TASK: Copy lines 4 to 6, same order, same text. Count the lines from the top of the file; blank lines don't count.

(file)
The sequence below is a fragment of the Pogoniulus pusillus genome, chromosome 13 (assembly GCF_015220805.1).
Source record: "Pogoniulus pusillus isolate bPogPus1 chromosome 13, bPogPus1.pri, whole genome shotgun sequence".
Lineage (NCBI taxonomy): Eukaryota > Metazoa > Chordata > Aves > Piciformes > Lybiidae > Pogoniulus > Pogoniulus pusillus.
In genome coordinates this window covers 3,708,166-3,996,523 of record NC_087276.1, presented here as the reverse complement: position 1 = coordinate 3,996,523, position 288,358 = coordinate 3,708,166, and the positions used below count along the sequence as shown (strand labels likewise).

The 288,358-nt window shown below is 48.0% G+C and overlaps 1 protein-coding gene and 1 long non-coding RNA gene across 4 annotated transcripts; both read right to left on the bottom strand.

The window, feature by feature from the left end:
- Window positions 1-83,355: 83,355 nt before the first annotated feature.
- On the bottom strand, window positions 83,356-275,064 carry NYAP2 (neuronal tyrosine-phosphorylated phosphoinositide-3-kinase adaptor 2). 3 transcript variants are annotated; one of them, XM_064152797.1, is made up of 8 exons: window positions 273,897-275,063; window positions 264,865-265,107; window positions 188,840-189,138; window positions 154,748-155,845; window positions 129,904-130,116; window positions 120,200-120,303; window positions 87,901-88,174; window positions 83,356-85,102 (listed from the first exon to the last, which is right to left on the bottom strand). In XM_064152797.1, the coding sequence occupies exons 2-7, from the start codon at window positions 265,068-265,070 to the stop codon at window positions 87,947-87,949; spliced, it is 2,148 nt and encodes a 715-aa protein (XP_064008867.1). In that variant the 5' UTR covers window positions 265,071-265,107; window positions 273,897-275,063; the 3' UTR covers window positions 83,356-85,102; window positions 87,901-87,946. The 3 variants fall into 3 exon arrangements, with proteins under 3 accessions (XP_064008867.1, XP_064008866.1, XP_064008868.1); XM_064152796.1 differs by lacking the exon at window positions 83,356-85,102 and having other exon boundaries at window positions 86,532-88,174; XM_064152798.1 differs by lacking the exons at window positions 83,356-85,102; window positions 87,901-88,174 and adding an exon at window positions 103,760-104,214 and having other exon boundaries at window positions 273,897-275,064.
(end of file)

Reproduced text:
In genome coordinates this window covers 3,708,166-3,996,523 of record NC_087276.1, presented here as the reverse complement: position 1 = coordinate 3,996,523, position 288,358 = coordinate 3,708,166, and the positions used below count along the sequence as shown (strand labels likewise).

The 288,358-nt window shown below is 48.0% G+C and overlaps 1 protein-coding gene and 1 long non-coding RNA gene across 4 annotated transcripts; both read right to left on the bottom strand.

The window, feature by feature from the left end: